Type: Commodity-collateralized

Pegged currency/asset: Gold

Market cap / rank: $486m / 11

30 day average trading volume: $15m per day

Primary blockchains: Ethereum

Exchanges present on: Around 15

About: Tether Gold is managed by Tether Limited, the same company behind USDT, the largest stablecoin. Each Tether Gold token is backed by one troy ounce (31.1035 grams) of physical gold, securely stored in Switzerland. This ensures that each token represents a tangible asset, combining the stability of gold with the convenience of digital currency.

The Pros and Cons of Using Stablecoins for Cross-Border Payments and Settlements

Cryptocurrencies offer numerous advantages over traditional payment methods for businesses, but their volatility often raises concerns. Stablecoins, with their relative price stability, present a more viable option. However, they come with their own set of risks. Let’s explore the benefits and drawbacks of using stablecoins for cross-border payments and settlements.

Benefits

Cost Efficiency

Stablecoins, available on decentralized blockchains, help businesses avoid fees associated with traditional intermediaries, currency conversions, and compliance requirements. A study showed that remittance costs in the foreign exchange market could be reduced by up to 80%. Even when using stablecoins for fiat currency trades, savings are substantial. For instance, transferring funds from Southeast Asia to Europe can be 3-4 times cheaper than using the Swift network, while transfers from Africa to Europe can be 5-10 times cheaper. High-volume businesses with lower risk profiles can access even better rates.

Enhanced Cash Flow

Slow settlements significantly impact business cash flow. Stablecoins facilitate faster transactions, bypassing the delays associated with traditional banking and operating 24/7. This speed ensures working capital is available when needed, simplifying financial planning and improving liquidity.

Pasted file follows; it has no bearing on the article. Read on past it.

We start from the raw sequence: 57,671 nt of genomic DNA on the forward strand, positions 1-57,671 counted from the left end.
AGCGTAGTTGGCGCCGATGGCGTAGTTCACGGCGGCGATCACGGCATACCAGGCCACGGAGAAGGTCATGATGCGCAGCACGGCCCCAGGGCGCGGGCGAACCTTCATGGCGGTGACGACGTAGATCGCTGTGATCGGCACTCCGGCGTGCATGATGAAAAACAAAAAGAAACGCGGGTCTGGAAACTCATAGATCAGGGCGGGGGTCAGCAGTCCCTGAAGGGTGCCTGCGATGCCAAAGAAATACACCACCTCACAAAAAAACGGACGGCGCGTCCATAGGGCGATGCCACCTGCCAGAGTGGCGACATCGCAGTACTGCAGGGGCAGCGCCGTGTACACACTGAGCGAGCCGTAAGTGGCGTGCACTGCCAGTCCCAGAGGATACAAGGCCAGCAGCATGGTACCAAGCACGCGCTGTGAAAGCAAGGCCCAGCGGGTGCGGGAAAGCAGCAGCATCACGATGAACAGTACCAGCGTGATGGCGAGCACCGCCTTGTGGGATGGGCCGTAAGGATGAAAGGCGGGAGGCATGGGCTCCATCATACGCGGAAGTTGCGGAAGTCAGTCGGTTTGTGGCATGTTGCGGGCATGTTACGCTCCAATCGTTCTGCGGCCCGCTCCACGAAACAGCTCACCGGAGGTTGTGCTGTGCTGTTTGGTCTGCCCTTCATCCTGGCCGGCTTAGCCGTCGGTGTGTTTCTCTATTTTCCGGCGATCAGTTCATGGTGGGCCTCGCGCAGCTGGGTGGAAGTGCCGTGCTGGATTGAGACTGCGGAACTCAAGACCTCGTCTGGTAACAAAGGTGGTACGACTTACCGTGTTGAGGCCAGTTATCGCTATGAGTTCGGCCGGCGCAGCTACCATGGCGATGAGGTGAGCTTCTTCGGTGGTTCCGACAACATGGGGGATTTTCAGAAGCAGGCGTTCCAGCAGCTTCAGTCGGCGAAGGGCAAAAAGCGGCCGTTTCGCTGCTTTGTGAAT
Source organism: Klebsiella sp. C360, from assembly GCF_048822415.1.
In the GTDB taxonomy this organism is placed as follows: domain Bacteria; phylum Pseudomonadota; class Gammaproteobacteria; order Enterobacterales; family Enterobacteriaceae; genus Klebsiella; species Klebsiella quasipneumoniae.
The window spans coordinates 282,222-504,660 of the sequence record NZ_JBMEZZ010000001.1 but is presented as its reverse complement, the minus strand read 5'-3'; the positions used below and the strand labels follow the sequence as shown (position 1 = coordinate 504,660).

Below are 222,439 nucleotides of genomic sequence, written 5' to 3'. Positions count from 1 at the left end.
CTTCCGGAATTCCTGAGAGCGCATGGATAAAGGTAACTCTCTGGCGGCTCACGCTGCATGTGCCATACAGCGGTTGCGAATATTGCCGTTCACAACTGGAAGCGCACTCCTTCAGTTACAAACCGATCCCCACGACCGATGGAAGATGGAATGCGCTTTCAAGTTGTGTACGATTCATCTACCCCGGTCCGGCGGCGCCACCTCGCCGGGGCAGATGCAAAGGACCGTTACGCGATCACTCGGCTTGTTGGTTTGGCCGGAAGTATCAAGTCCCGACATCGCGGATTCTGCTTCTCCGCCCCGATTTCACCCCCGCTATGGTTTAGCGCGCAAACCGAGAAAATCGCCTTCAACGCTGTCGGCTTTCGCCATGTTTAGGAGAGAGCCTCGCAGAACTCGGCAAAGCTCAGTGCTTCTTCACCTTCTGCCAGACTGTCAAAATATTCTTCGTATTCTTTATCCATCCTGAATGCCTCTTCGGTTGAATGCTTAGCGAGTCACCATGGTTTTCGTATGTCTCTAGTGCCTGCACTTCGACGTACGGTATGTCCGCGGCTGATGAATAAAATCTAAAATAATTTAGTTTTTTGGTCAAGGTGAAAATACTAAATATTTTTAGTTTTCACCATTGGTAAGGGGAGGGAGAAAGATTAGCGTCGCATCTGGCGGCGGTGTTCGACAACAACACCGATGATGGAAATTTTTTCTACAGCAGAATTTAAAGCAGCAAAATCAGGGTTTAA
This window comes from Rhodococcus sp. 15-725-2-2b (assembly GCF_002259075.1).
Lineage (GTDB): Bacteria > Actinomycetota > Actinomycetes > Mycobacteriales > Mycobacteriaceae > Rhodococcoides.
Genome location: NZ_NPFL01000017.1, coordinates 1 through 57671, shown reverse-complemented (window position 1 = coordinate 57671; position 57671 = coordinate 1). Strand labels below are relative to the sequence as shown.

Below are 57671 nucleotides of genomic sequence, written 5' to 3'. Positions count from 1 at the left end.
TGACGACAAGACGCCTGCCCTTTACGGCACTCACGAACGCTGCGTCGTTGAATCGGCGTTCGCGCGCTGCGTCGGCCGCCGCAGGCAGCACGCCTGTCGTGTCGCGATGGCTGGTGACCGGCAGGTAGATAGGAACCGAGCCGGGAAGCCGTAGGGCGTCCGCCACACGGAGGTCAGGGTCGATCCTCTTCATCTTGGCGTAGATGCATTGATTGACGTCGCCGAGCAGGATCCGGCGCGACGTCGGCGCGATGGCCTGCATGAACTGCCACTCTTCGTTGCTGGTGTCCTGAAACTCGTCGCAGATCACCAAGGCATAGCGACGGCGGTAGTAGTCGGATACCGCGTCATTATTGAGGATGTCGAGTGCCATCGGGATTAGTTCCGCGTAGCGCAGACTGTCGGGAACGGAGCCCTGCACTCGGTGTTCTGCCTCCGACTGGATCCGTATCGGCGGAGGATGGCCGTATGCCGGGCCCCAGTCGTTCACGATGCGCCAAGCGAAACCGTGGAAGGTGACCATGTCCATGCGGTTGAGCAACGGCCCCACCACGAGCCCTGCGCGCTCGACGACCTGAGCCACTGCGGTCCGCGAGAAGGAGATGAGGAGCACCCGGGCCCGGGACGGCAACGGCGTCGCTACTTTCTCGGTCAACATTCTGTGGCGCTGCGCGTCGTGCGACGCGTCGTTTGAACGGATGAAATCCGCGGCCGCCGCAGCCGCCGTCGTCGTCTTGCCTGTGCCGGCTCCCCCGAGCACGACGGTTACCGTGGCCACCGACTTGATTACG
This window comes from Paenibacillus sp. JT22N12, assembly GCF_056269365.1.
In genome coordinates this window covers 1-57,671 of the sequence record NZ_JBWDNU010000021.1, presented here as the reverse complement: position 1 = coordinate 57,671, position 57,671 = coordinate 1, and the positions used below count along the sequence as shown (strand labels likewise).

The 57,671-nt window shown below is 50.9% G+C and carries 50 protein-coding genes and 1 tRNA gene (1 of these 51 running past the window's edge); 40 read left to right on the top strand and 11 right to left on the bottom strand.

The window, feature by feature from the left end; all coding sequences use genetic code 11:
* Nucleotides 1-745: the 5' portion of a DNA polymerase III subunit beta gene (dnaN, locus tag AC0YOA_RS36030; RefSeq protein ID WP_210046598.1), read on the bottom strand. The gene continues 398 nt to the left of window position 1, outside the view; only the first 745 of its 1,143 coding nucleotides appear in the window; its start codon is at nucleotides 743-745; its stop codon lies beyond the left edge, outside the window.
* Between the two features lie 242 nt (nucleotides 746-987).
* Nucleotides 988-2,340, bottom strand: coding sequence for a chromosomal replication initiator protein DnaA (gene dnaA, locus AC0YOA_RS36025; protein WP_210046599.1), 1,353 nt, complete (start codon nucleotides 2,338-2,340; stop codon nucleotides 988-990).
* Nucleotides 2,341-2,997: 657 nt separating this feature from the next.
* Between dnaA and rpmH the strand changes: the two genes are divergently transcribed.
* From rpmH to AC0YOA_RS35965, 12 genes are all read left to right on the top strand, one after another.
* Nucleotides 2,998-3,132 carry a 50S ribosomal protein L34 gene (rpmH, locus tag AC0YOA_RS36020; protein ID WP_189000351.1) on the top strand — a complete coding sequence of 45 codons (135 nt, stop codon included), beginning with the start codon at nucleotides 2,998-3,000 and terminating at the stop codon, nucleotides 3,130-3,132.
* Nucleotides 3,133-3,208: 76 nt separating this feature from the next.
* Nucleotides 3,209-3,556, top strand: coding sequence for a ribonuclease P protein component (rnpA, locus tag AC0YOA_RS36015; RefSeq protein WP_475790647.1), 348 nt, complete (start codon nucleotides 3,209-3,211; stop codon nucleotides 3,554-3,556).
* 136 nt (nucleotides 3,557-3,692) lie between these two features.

Market Accessibility

In regions with limited banking infrastructure, stablecoins offer an alternative payment and settlement method. This benefits businesses entering new markets and recipients who can access a broader range of goods and services.

Automation and Smart Contract Integration

Stablecoins often utilize smart contracts, which can automate payment terms and conditions. This reduces operating costs and enhances efficiency, providing faster and more accurate payment processes.

Balance Sheet Diversification

Stablecoins provide a flexible financial strategy, protecting against currency fluctuations and inflation. They enable businesses to quickly rebalance portfolios, enhancing liquidity and value optimization. In high-inflation regions, stablecoins serve as a reliable store of value.

Drawbacks

Depegging Risks

Stablecoins can sometimes lose their peg to their underlying asset. For example, in March 2023, USD Coin (USDC) dropped to 87 cents due to $3.3 billion of reserves held at the failed Silicon Valley Bank. This caused a redemption rush of over $1 billion, resulting in price slippage. Similarly, Tether (USDT), the largest stablecoin by circulation, briefly lost parity with the dollar in May 2022, falling as low as $0.9959. Though these fluctuations might appear minor, their impact can be significant for businesses relying on stablecoins for payments or as assets. Algorithmic stablecoins, like TerraUSD, have been even more prone to depegging, often losing value rapidly when market confidence wanes. This was starkly illustrated in May 2022 when TerraUSD lost its peg and most of its value.